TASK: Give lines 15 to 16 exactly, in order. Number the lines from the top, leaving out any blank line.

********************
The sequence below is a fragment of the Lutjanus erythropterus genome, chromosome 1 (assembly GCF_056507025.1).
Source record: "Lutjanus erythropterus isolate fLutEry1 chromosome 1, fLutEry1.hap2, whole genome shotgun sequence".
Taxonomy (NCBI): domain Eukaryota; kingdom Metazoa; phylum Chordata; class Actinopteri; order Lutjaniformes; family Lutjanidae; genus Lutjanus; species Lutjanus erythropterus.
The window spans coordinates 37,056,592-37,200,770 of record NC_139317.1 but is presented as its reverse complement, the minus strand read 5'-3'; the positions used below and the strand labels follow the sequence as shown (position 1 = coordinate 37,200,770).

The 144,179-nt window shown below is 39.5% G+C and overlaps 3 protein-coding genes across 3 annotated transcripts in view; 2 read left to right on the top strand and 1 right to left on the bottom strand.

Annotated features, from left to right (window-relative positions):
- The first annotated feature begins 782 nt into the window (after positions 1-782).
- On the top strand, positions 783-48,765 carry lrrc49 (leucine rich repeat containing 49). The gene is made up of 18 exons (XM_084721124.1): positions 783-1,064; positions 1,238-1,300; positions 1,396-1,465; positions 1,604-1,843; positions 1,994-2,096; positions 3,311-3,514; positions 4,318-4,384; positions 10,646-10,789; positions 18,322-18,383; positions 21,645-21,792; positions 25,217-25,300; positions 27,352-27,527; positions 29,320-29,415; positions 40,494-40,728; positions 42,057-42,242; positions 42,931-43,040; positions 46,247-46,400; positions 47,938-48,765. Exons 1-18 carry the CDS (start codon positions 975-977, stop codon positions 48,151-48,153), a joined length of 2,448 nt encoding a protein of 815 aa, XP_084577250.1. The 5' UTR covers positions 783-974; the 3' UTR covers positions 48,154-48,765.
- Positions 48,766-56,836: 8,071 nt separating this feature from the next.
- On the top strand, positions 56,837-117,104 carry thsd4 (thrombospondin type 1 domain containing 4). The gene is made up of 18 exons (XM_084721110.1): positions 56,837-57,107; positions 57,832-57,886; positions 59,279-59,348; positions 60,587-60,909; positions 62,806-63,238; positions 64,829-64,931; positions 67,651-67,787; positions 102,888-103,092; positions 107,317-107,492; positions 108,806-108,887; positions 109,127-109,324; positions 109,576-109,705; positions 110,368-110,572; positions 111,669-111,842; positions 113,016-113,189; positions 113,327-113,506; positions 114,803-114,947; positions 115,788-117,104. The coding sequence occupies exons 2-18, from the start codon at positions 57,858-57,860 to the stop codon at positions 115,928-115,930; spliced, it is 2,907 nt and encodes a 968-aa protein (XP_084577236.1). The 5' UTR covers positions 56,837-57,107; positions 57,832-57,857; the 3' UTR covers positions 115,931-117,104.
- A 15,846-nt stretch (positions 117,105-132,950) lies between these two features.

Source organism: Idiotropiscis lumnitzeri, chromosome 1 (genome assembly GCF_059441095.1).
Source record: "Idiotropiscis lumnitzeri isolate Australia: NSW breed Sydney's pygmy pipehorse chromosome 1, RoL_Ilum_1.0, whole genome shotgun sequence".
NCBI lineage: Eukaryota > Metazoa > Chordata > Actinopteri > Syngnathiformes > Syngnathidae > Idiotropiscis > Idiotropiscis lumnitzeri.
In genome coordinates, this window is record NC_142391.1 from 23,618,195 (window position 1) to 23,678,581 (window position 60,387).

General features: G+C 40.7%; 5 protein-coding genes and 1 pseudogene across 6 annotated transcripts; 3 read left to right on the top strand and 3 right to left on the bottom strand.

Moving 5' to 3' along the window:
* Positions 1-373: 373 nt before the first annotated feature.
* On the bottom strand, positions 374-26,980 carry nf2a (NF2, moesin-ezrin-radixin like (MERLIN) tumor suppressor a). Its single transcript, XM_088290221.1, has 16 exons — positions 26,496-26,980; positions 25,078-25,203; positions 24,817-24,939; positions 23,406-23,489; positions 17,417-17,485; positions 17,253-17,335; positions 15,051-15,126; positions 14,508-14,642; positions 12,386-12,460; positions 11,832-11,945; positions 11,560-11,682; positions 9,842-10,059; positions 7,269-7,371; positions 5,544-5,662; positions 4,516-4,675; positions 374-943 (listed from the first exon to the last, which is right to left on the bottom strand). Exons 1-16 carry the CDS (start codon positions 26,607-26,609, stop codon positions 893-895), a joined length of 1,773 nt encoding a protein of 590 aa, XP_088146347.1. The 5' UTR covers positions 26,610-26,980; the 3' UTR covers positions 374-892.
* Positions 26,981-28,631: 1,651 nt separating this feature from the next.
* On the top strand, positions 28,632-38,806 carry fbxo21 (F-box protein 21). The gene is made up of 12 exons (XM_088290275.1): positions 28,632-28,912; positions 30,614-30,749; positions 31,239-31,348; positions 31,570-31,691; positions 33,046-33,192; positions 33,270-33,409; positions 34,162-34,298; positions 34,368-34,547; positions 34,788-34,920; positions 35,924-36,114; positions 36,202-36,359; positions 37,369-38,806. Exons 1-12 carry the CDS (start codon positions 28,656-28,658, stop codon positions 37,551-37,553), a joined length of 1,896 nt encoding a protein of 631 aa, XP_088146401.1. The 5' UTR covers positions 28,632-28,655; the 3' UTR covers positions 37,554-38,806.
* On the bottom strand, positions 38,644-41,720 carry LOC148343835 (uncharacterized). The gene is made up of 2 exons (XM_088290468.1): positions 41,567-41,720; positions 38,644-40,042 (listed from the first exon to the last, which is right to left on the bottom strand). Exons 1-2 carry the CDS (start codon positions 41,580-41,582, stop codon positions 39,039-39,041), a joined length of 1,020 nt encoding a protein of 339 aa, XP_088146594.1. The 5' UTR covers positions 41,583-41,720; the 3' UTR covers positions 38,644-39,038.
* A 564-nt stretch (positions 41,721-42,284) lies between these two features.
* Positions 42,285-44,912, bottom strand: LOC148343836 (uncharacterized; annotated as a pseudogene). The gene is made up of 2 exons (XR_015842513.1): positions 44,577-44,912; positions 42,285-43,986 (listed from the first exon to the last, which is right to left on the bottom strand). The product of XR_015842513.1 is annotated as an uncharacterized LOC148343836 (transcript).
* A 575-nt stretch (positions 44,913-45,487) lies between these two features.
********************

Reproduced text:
In genome coordinates, this window is record NC_142391.1 from 23,618,195 (window position 1) to 23,678,581 (window position 60,387).

General features: G+C 40.7%; 5 protein-coding genes and 1 pseudogene across 6 annotated transcripts; 3 read left to right on the top strand and 3 right to left on the bottom strand.